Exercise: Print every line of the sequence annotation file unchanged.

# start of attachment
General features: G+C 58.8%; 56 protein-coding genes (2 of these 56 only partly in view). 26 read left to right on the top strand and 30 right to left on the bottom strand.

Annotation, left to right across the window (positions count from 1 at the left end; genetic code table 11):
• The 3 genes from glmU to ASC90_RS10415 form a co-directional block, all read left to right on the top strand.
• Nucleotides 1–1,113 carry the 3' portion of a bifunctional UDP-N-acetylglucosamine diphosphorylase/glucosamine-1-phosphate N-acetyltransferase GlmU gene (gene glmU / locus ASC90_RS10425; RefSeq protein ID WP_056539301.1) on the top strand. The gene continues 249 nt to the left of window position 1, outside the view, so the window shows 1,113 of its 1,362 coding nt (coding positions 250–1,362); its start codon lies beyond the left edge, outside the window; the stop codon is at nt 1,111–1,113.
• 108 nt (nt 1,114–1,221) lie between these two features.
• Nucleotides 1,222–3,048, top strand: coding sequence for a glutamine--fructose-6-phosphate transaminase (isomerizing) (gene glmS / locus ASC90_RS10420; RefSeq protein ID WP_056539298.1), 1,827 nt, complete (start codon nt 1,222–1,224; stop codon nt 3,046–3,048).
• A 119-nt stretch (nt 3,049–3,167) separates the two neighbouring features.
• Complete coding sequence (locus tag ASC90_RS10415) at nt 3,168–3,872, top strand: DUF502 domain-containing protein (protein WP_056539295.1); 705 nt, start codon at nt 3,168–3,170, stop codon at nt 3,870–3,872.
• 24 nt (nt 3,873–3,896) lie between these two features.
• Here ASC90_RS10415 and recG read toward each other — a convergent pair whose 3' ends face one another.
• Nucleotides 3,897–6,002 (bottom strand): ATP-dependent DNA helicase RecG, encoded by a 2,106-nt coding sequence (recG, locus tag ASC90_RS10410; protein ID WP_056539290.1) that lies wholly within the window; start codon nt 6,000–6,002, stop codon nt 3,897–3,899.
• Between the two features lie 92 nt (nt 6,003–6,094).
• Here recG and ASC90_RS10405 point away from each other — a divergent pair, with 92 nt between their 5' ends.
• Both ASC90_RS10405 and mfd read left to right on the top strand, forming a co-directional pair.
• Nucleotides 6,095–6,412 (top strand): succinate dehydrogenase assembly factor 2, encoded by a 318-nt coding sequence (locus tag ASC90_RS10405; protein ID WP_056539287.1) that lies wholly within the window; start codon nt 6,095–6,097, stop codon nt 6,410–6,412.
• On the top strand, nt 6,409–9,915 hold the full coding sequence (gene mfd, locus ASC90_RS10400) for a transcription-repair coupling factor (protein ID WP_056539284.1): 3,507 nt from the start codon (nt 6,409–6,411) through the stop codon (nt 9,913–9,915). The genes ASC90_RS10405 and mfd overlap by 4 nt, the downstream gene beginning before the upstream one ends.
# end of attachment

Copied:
General features: G+C 58.8%; 56 protein-coding genes (2 of these 56 only partly in view). 26 read left to right on the top strand and 30 right to left on the bottom strand.

Annotation, left to right across the window (positions count from 1 at the left end; genetic code table 11):
• The 3 genes from glmU to ASC90_RS10415 form a co-directional block, all read left to right on the top strand.
• Nucleotides 1–1,113 carry the 3' portion of a bifunctional UDP-N-acetylglucosamine diphosphorylase/glucosamine-1-phosphate N-acetyltransferase GlmU gene (gene glmU / locus ASC90_RS10425; RefSeq protein ID WP_056539301.1) on the top strand. The gene continues 249 nt to the left of window position 1, outside the view, so the window shows 1,113 of its 1,362 coding nt (coding positions 250–1,362); its start codon lies beyond the left edge, outside the window; the stop codon is at nt 1,111–1,113.
• 108 nt (nt 1,114–1,221) lie between these two features.
• Nucleotides 1,222–3,048, top strand: coding sequence for a glutamine--fructose-6-phosphate transaminase (isomerizing) (gene glmS / locus ASC90_RS10420; RefSeq protein ID WP_056539298.1), 1,827 nt, complete (start codon nt 1,222–1,224; stop codon nt 3,046–3,048).
• A 119-nt stretch (nt 3,049–3,167) separates the two neighbouring features.
• Complete coding sequence (locus tag ASC90_RS10415) at nt 3,168–3,872, top strand: DUF502 domain-containing protein (protein WP_056539295.1); 705 nt, start codon at nt 3,168–3,170, stop codon at nt 3,870–3,872.
• 24 nt (nt 3,873–3,896) lie between these two features.
• Here ASC90_RS10415 and recG read toward each other — a convergent pair whose 3' ends face one another.
• Nucleotides 3,897–6,002 (bottom strand): ATP-dependent DNA helicase RecG, encoded by a 2,106-nt coding sequence (recG, locus tag ASC90_RS10410; protein ID WP_056539290.1) that lies wholly within the window; start codon nt 6,000–6,002, stop codon nt 3,897–3,899.
• Between the two features lie 92 nt (nt 6,003–6,094).
• Here recG and ASC90_RS10405 point away from each other — a divergent pair, with 92 nt between their 5' ends.
• Both ASC90_RS10405 and mfd read left to right on the top strand, forming a co-directional pair.
• Nucleotides 6,095–6,412 (top strand): succinate dehydrogenase assembly factor 2, encoded by a 318-nt coding sequence (locus tag ASC90_RS10405; protein ID WP_056539287.1) that lies wholly within the window; start codon nt 6,095–6,097, stop codon nt 6,410–6,412.
• On the top strand, nt 6,409–9,915 hold the full coding sequence (gene mfd, locus ASC90_RS10400) for a transcription-repair coupling factor (protein ID WP_056539284.1): 3,507 nt from the start codon (nt 6,409–6,411) through the stop codon (nt 9,913–9,915). The genes ASC90_RS10405 and mfd overlap by 4 nt, the downstream gene beginning before the upstream one ends.